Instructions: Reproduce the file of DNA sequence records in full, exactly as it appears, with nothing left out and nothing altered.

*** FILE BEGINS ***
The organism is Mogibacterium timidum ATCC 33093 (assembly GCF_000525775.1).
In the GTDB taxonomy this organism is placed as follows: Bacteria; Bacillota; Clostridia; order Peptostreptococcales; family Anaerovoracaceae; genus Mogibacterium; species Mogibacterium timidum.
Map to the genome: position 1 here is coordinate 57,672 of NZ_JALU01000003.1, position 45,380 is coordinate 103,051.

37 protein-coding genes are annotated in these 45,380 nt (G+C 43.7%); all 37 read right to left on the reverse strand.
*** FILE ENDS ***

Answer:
The organism is Mogibacterium timidum ATCC 33093 (assembly GCF_000525775.1).
In the GTDB taxonomy this organism is placed as follows: Bacteria; Bacillota; Clostridia; order Peptostreptococcales; family Anaerovoracaceae; genus Mogibacterium; species Mogibacterium timidum.
Map to the genome: position 1 here is coordinate 57,672 of NZ_JALU01000003.1, position 45,380 is coordinate 103,051.

37 protein-coding genes are annotated in these 45,380 nt (G+C 43.7%); all 37 read right to left on the reverse strand.